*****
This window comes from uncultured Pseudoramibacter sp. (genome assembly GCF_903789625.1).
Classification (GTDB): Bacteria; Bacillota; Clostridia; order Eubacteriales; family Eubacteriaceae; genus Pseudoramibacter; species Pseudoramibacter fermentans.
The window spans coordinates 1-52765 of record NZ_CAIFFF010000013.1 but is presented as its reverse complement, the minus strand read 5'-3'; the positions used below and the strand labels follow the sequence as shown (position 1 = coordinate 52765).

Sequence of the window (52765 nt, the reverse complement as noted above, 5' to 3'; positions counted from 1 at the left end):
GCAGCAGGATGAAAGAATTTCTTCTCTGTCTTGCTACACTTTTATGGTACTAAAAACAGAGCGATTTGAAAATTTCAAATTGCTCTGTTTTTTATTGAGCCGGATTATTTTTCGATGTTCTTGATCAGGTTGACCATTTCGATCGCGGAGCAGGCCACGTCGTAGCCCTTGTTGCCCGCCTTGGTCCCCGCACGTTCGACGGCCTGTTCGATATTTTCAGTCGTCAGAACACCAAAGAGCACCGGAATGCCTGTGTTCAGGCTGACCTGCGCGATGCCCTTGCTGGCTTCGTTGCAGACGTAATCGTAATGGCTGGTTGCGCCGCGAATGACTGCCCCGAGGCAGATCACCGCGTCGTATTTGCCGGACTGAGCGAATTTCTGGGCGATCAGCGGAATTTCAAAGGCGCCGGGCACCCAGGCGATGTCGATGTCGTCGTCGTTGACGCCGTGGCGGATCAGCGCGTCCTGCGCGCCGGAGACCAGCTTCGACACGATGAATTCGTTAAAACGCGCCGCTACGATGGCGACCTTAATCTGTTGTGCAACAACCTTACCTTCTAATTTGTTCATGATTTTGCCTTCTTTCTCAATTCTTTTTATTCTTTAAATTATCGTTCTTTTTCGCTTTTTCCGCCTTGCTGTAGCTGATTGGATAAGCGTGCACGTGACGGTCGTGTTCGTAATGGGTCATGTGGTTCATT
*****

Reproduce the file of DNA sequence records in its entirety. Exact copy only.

This window comes from uncultured Pseudoramibacter sp. (genome assembly GCF_903789625.1).
Classification (GTDB): Bacteria; Bacillota; Clostridia; order Eubacteriales; family Eubacteriaceae; genus Pseudoramibacter; species Pseudoramibacter fermentans.
The window spans coordinates 1-52765 of record NZ_CAIFFF010000013.1 but is presented as its reverse complement, the minus strand read 5'-3'; the positions used below and the strand labels follow the sequence as shown (position 1 = coordinate 52765).

Sequence of the window (52765 nt, the reverse complement as noted above, 5' to 3'; positions counted from 1 at the left end):
GCAGCAGGATGAAAGAATTTCTTCTCTGTCTTGCTACACTTTTATGGTACTAAAAACAGAGCGATTTGAAAATTTCAAATTGCTCTGTTTTTTATTGAGCCGGATTATTTTTCGATGTTCTTGATCAGGTTGACCATTTCGATCGCGGAGCAGGCCACGTCGTAGCCCTTGTTGCCCGCCTTGGTCCCCGCACGTTCGACGGCCTGTTCGATATTTTCAGTCGTCAGAACACCAAAGAGCACCGGAATGCCTGTGTTCAGGCTGACCTGCGCGATGCCCTTGCTGGCTTCGTTGCAGACGTAATCGTAATGGCTGGTTGCGCCGCGAATGACTGCCCCGAGGCAGATCACCGCGTCGTATTTGCCGGACTGAGCGAATTTCTGGGCGATCAGCGGAATTTCAAAGGCGCCGGGCACCCAGGCGATGTCGATGTCGTCGTCGTTGACGCCGTGGCGGATCAGCGCGTCCTGCGCGCCGGAGACCAGCTTCGACACGATGAATTCGTTAAAACGCGCCGCTACGATGGCGACCTTAATCTGTTGTGCAACAACCTTACCTTCTAATTTGTTCATGATTTTGCCTTCTTTCTCAATTCTTTTTATTCTTTAAATTATCGTTCTTTTTCGCTTTTTCCGCCTTGCTGTAGCTGATTGGATAAGCGTGCACGTGACGGTCGTGTTCGTAATGGGTCATGTGGTTCATT